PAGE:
Who — and how — to ask for professional references
Applying & Interviewing

Who — and how — to ask for professional references

No matter where you are in your career, it’s important to have a list of people in mind who can vouch for you. Professional references are people who can verify what you’ve already told a potential employer through your resume or interviews.

Having strong professional references is vital: A positive recommendation could seal your fate as the top candidate; a negative one could send you straight to the bottom of the heap.

Ideally, anyone you’d consider having as a reference will be prepared to speak to your qualifications as they relate to the job you’re pursuing. But you can’t just assume this will happen if you list someone as a reference without asking them first, or if you end up asking the wrong person. So it pays (maybe literally!) to think carefully about who to ask — and how to do it.

Who should you ask to be a reference?

References should be people you have a good professional relationship with. It’s best to have at least three references on hand, and to make sure you have a few alternates on hand depending on the kind of job you’re applying for.

There are a few groups you can consider pulling from, but across the board, consider the following:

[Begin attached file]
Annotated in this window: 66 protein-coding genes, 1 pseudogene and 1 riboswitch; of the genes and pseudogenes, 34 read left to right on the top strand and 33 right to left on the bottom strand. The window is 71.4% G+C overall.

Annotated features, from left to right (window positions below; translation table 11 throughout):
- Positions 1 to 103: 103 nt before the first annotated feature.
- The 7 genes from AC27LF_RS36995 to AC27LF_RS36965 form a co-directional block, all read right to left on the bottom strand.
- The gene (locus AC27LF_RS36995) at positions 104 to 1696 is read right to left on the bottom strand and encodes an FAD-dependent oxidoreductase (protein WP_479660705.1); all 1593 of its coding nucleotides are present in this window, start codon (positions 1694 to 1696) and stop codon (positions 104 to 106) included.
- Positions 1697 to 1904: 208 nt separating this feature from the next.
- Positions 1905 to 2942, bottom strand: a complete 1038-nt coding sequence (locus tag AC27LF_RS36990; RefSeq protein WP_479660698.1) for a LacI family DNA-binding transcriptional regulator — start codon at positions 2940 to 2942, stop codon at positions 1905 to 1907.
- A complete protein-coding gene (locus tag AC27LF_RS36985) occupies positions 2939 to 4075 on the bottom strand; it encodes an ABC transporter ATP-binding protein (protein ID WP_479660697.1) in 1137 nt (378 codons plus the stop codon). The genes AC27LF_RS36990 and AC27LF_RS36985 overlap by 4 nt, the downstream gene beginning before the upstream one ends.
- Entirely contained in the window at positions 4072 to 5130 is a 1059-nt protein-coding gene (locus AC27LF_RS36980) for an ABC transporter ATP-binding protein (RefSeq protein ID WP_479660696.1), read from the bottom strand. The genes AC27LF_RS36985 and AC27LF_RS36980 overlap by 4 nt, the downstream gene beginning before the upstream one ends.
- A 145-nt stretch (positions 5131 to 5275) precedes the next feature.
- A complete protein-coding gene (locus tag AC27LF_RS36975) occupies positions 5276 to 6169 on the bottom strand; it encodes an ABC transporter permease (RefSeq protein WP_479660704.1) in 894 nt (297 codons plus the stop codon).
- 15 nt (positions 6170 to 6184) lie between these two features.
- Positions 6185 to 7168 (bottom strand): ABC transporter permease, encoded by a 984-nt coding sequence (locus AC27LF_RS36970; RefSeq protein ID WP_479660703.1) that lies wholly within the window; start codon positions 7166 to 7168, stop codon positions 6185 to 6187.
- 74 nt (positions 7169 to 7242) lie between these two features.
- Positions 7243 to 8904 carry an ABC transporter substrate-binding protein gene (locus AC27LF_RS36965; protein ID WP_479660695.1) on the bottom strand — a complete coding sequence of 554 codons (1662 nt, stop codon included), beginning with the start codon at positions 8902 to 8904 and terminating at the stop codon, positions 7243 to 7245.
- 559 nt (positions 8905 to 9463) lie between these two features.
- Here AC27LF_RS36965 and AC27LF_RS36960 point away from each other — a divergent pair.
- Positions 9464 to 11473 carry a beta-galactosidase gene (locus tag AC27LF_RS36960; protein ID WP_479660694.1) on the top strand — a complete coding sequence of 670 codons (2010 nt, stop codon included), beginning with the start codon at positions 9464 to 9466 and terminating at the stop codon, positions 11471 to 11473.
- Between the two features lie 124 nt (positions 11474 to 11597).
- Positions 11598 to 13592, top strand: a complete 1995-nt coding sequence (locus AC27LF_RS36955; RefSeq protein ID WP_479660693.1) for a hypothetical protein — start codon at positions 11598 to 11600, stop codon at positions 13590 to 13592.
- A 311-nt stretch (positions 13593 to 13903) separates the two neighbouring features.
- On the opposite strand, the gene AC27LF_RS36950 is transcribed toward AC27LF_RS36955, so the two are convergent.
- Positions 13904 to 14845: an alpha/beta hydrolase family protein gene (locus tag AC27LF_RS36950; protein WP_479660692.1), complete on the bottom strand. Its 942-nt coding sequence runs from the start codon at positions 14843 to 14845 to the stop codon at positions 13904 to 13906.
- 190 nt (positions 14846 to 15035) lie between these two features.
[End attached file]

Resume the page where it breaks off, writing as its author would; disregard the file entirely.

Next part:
• How highly each person thinks of you
  • The length of your relationship with them
  • Their ability to articulate why you’re a great candidate

Here are a few examples of people to consider asking for a reference:

Former employer or direct supervisor

Someone who hired you, oversaw you directly, and assigned your responsibilities should have the best understanding of your work ethic, strengths, and weaknesses.

Colleague

If you had a good working relationship with someone in the same or a similar job title, consider asking them for a reference. If they’ve done the same work as you, they’ll be able to explain the kinds of tasks you’ve completed before. And, since you’ve shared a workspace, they should also be able to speak about you as a communicator, team player, and overall fun person to have around!

Professional mentor

Maybe there’s someone in your field who never worked with you directly but has seen your growth over the course of your career. Give them a chance to talk about your eagerness to learn, your drive to improve your skills, and your motivation to succeed!

What if you’re just coming out of school?

If you’re recently graduated or just new to the job market, you may not have many professional contacts yet. Be on the lookout for references in these other areas:

Teacher or professor

Although they never employed you, someone who worked on your education can still speak to a lot of your good qualities: your readiness to learn, confidence, or timeliness in finishing course work are just a few of the good points an instructor can speak to.

Internship supervisor

Even if your internship was unpaid, a supervisor can be a great resource for a reference if you had a positive experience as an intern.

Volunteer coordinator